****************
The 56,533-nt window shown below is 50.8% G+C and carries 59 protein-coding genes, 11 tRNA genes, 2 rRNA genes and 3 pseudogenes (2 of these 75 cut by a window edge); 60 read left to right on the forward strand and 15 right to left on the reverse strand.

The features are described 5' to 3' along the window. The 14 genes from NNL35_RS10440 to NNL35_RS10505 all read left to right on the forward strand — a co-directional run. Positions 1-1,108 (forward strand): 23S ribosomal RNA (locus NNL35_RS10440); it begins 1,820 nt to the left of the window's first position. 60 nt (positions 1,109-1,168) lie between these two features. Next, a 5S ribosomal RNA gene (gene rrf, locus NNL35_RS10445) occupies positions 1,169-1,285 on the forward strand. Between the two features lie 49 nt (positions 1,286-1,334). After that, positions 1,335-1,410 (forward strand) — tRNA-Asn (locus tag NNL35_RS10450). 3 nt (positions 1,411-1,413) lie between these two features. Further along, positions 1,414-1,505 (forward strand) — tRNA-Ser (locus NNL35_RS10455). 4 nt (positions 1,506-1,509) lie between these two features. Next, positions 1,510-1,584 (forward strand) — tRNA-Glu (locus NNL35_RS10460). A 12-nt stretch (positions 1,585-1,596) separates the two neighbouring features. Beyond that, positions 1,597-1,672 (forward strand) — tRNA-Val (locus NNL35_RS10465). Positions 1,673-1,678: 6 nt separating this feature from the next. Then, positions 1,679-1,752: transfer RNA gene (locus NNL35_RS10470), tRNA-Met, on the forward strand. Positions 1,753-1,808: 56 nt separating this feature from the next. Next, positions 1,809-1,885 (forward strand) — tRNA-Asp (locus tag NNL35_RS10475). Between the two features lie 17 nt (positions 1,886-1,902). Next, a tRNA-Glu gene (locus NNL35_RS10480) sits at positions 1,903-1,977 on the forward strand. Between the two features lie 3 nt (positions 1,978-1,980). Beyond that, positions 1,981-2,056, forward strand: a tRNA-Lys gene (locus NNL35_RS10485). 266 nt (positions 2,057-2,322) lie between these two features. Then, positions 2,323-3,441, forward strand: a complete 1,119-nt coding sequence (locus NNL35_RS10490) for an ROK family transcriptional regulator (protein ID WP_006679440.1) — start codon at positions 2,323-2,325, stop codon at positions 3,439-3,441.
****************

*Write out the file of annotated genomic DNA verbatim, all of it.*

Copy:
The 56,533-nt window shown below is 50.8% G+C and carries 59 protein-coding genes, 11 tRNA genes, 2 rRNA genes and 3 pseudogenes (2 of these 75 cut by a window edge); 60 read left to right on the forward strand and 15 right to left on the reverse strand.

The features are described 5' to 3' along the window. The 14 genes from NNL35_RS10440 to NNL35_RS10505 all read left to right on the forward strand — a co-directional run. Positions 1-1,108 (forward strand): 23S ribosomal RNA (locus NNL35_RS10440); it begins 1,820 nt to the left of the window's first position. 60 nt (positions 1,109-1,168) lie between these two features. Next, a 5S ribosomal RNA gene (gene rrf, locus NNL35_RS10445) occupies positions 1,169-1,285 on the forward strand. Between the two features lie 49 nt (positions 1,286-1,334). After that, positions 1,335-1,410 (forward strand) — tRNA-Asn (locus tag NNL35_RS10450). 3 nt (positions 1,411-1,413) lie between these two features. Further along, positions 1,414-1,505 (forward strand) — tRNA-Ser (locus NNL35_RS10455). 4 nt (positions 1,506-1,509) lie between these two features. Next, positions 1,510-1,584 (forward strand) — tRNA-Glu (locus NNL35_RS10460). A 12-nt stretch (positions 1,585-1,596) separates the two neighbouring features. Beyond that, positions 1,597-1,672 (forward strand) — tRNA-Val (locus NNL35_RS10465). Positions 1,673-1,678: 6 nt separating this feature from the next. Then, positions 1,679-1,752: transfer RNA gene (locus NNL35_RS10470), tRNA-Met, on the forward strand. Positions 1,753-1,808: 56 nt separating this feature from the next. Next, positions 1,809-1,885 (forward strand) — tRNA-Asp (locus tag NNL35_RS10475). Between the two features lie 17 nt (positions 1,886-1,902). Next, a tRNA-Glu gene (locus NNL35_RS10480) sits at positions 1,903-1,977 on the forward strand. Between the two features lie 3 nt (positions 1,978-1,980). Beyond that, positions 1,981-2,056, forward strand: a tRNA-Lys gene (locus NNL35_RS10485). 266 nt (positions 2,057-2,322) lie between these two features. Then, positions 2,323-3,441, forward strand: a complete 1,119-nt coding sequence (locus NNL35_RS10490) for an ROK family transcriptional regulator (protein ID WP_006679440.1) — start codon at positions 2,323-2,325, stop codon at positions 3,439-3,441.